Procurement, sourcing and B2B fulfillment teams need to be aware of building currency turbulence involving multiple global regions, especially Latin America and Japan.

The government of Venezuela has de-valued its currency by 30 percent and certain manufacturers are already impacted by the effects.  The Wall Street Journal reported earlier this week that Venezuela’s exchange rate was expected to drop from 4.30 bolivars to the dollar to 6.30 bolivars per dollar. Consumer products manufacturer Colgate Palmolive indicated earlier this week that it will take a one-time charge of $120 million related to the Venezuelan currency devaluation. The WSJ pointed to Clorox and Procter and Gamble has potentially being impacted because of their sales exposures in that country.

The Financial Times reports this week that the Group of Seven nations took the unusual step of issuing a public statement to address rising concerns over “currency wars”.  Particular emphasis was made in the direction of Japan where the yen has been falling at a rapid rate to reinvigorate growth among Japan based manufacturers. The FT also reported that currency war fears are spreading across Latin American nations such as Chile, Colombia, Mexico and Peru who fear that currency shifts will endanger their own economies. Last week, Chile’s finance minister lamented that devaluations of global currencies brought about from quantitative easing could lead to new forms of trade protectionism.  Many of these same nations enjoyed a boost from high commodity prices during the past few months.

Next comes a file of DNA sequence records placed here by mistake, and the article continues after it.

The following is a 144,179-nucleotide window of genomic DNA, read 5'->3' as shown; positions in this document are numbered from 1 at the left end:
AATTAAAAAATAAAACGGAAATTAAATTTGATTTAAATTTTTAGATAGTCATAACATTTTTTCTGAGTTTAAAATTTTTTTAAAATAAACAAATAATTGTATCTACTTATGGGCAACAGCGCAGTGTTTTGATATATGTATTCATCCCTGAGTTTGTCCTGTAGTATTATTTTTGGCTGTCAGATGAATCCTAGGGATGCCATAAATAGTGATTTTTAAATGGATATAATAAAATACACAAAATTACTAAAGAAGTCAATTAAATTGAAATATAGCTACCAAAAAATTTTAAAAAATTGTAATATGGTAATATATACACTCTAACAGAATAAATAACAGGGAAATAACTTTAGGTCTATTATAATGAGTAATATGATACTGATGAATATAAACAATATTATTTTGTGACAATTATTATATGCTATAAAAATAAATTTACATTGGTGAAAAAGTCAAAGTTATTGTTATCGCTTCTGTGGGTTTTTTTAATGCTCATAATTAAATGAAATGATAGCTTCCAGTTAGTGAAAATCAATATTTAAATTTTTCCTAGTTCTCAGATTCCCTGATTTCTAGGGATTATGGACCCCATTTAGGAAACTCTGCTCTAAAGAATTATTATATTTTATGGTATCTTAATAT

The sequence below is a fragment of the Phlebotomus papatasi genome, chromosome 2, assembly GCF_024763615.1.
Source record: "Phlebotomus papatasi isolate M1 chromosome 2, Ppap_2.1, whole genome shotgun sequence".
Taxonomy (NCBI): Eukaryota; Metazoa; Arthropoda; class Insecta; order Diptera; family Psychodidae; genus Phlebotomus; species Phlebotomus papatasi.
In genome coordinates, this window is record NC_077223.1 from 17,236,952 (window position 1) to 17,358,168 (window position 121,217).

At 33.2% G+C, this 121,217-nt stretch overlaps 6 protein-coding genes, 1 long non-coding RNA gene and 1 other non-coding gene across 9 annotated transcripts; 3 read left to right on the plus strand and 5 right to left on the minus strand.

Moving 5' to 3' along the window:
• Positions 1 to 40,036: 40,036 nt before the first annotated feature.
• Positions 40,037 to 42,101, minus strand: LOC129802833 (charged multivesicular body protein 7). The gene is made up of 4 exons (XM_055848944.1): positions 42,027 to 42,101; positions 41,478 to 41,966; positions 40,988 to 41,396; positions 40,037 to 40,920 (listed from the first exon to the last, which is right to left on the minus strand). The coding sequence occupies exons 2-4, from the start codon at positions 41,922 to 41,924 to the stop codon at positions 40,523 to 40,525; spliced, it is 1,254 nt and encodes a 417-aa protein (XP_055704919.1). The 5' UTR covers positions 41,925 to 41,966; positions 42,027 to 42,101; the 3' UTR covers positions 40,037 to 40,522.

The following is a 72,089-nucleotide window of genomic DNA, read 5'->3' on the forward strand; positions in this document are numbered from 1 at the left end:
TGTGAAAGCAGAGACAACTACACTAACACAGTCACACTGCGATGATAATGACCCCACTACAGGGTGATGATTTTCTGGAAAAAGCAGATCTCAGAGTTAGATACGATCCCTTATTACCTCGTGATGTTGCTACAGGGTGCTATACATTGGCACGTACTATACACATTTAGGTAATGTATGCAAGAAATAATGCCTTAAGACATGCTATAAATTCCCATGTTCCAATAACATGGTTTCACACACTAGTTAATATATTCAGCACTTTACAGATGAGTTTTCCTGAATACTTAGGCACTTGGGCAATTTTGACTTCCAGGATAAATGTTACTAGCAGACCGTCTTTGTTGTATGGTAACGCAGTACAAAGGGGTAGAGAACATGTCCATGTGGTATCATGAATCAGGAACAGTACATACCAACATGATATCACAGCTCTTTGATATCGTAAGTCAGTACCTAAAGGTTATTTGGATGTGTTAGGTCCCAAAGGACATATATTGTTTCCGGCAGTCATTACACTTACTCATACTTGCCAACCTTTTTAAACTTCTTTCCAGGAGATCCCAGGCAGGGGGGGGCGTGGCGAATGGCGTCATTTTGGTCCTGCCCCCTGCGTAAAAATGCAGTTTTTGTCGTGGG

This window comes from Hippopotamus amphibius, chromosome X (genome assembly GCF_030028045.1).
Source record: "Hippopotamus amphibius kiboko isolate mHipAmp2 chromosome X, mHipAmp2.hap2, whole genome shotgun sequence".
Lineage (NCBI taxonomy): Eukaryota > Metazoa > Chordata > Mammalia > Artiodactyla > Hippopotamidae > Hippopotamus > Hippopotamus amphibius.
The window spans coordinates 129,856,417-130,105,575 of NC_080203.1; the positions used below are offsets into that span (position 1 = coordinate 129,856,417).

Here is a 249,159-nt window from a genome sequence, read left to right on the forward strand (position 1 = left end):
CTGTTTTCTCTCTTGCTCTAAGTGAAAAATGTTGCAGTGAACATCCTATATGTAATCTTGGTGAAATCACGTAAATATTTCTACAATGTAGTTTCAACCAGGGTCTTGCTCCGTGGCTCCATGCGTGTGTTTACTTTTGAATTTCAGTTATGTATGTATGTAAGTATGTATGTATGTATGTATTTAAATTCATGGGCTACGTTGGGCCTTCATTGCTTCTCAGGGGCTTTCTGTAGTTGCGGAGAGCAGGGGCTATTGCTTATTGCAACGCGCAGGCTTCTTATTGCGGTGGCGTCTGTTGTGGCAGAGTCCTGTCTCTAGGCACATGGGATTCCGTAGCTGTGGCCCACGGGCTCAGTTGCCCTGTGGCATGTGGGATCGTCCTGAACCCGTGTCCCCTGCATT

All of these current building tensions lead up to a meeting of G20 finance ministers and central bankers in Moscow scheduled for tomorrow. There are fears that Japan will take strong actions to curb deflation which could lead to a large sell-off in the Japanese yen.  Asian exporters such as China and South Korea are worried about currency appreciation and so are the many Latin American countries that provide key commodities to industry supply chains.

The takeaway for procurement and sourcing teams is to insure, where feasible, either that some currency de-valuation protections in existing or new purchase contracts, or that analysis is made of potential cost scenarios under certain currency devaluation.  The cost of materials may well be very dynamic in the current months as various countries maneuver to protect their economies and currencies while global bodies attempt to exert broad influence.

Teams need to insure that proper expectations are set with senior and other management that the potential for further currency related turbulence is becoming a possible scenario.

Bob Ferrari